The first thing to say about Paul’s argument in the second half of chapter 10 is that it makes a striking departure from the argument he made in chapter 9. Reading chapter 9 we are prepared to hear Paul say as he discusses Israel’s unbelief, her rejection of the Messiah, her seeking to obtain a righteousness of her own so that she would not have to stoop to accept Christ’s righteousness, I say we are prepared to hear Paul say that all of this is the result of God’s sovereign choice. We might well have expected him to explain Israel’s indifference and then her haughty rejection of the Gospel as an instance of the outworking of the divine will: “God has mercy on whomever he wills and he hardens whomever wills.” Is this not what Paul said in 9:18? And if someone should argue that Israel can scarcely be blamed for her unbelief if ultimately God’s will stands behind anyone’s faith or unbelief, wouldn’t Paul simply have replied, as he did in chapter 9, “Who are you O man to answer back to God?”
After all, chapter 9 is explicitly an explanation of why Israel did not believe; why she rejected the Son of God, her own Messiah, when he came among them. But in chapter 10 this is not the explanation offered. Rather Israel’s judgment is due to her obstinate unbelief and her willing refusal to hear the good news that God brought to her first by his own Son and then by Christ’s apostles and people. In what might seem at first glance striking indifference to the argument Paul made in chapter 9, in chapter 10 the Lord is represented not as the one who determines the destiny of every human being, the one who decides who will believe and who will not, but as holding out his hand in frustration to a disobedient and obstinate people; he wanting to give them salvation, they refusing to take it.
In the same way, the salvation of the world is suspended in chapter 10 not on the divine will to save his elect, as in chapter 9, but on the faithfulness of the church to proclaim the gospel far and wide. What are we to say about this? How are we to reconcile these two very different explanations of the same phenomenon? Well we are not to explain; that is certain!
This juxtaposition of these two emphases – the absolute sovereignty of God and the absolute accountability, responsibility, and freedom of man – is found everywhere in the Bible and often, as here, side by side. At no point does Holy Scripture attempt to resolve the tension thus created, at no point are we instructed in how to reconcile these very different emphases, in very few cases do the writers of Holy Scripture even seem aware of the problem, though Paul clearly was aware and addressed typical objections in chapter 9. But then he went right on and wrote chapter 10 as if there were no chapter 9!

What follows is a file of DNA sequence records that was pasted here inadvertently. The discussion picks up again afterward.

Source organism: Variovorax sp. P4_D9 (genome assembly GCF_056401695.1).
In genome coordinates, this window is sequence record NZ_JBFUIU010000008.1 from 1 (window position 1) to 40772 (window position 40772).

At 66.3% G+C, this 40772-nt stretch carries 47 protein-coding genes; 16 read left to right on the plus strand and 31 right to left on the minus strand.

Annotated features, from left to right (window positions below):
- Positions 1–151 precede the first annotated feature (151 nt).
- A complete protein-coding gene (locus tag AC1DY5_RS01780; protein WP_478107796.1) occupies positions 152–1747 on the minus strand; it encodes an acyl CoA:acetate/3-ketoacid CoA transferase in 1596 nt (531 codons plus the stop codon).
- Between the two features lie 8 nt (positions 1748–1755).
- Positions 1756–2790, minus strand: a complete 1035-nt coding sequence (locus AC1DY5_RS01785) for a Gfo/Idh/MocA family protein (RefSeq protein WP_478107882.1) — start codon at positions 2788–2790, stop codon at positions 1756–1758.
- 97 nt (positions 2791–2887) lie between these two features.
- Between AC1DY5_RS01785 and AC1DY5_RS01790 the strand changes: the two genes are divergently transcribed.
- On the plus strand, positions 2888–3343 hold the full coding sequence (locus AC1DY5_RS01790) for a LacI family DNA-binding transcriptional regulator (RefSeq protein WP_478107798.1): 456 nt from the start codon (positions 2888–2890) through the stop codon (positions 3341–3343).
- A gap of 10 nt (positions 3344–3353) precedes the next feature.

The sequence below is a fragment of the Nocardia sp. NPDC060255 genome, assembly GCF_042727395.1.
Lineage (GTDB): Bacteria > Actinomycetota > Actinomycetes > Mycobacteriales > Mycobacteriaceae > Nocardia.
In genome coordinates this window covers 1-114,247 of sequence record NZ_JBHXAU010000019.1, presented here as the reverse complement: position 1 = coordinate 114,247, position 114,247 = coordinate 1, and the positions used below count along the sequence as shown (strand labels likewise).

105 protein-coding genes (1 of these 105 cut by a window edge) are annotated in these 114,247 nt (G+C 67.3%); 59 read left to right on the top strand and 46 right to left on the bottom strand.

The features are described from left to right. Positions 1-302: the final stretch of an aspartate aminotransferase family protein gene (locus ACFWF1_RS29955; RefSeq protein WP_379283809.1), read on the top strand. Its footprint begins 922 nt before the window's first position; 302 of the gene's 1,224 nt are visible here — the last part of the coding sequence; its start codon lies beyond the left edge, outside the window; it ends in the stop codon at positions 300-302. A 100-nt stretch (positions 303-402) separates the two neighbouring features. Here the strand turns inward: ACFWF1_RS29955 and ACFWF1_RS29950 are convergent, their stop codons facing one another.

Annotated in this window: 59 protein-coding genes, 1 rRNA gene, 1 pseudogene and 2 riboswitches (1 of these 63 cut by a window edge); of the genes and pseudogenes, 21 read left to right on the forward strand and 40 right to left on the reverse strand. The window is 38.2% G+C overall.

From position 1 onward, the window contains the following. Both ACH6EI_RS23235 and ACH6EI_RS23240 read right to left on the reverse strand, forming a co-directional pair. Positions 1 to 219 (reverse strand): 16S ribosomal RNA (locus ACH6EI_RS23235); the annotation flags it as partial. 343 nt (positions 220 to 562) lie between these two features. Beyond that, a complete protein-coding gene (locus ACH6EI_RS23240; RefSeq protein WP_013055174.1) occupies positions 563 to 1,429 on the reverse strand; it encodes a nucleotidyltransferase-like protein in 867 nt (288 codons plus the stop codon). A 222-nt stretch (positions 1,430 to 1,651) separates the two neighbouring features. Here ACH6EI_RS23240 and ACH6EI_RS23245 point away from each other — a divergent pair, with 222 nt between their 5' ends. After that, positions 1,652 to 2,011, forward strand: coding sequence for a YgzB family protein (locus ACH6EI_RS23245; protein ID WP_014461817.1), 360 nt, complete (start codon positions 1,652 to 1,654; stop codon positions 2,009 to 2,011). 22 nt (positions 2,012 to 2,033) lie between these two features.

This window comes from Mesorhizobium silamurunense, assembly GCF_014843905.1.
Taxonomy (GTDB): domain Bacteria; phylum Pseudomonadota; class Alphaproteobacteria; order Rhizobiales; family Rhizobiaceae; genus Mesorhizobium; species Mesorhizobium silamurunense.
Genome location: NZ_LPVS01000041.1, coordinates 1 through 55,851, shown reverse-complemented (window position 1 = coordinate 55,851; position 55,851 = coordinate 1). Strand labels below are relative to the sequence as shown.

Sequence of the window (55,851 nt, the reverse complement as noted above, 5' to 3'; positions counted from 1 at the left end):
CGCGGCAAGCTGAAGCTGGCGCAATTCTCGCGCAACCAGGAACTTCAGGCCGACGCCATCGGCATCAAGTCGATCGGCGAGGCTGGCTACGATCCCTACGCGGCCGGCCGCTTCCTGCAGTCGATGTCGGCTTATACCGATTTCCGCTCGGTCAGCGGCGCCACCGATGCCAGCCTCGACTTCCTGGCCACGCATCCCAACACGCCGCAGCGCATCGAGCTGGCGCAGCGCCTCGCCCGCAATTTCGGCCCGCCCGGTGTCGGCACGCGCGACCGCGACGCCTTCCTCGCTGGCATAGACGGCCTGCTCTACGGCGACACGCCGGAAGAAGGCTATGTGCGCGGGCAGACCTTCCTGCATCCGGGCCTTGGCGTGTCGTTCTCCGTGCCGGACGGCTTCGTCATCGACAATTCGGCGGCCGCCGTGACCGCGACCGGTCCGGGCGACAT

We are left where readers of the Bible have always been left: to believe two separate truths. We are to believe that God wishes the salvation of all and that it was not his will to save all. We are to believe that the will of God is the explanation of all things and, in particular, of the salvation of any human life and that every human being is responsible to respond in faith to the gospel and has no one to blame but himself or herself for a failure to do so. We are to believe that God does all and that man does all.
These are not contradictions, to be sure, but they are statements of reality beyond our capacity fully to understand or to synthesize into a simple harmony of truth. Just as light is both particle and wave, though no one is sure precisely how it is so, so God is sovereign and man is free. They are a single truth in the divine mind, but in our small heads they must be broken up into two. That is as much as we can say; that is all the wisest thinkers of Christendom have thought it possible to say; that is what the great preachers of the Bible have always said. We give all glory to God for our salvation, indeed for the salvation of anyone; but if a man refuses to believe he has no one to blame but himself! A preacher is absolutely faithful to Holy Scripture who summons men and women to faith in Christ, laying upon them the responsibility to believe and warning them that their eternal destiny lies in the issue. And that preacher is absolutely faithful to Holy Scripture who tells the convert to rejoice that the Lord opened his or her heart to respond to the gospel message.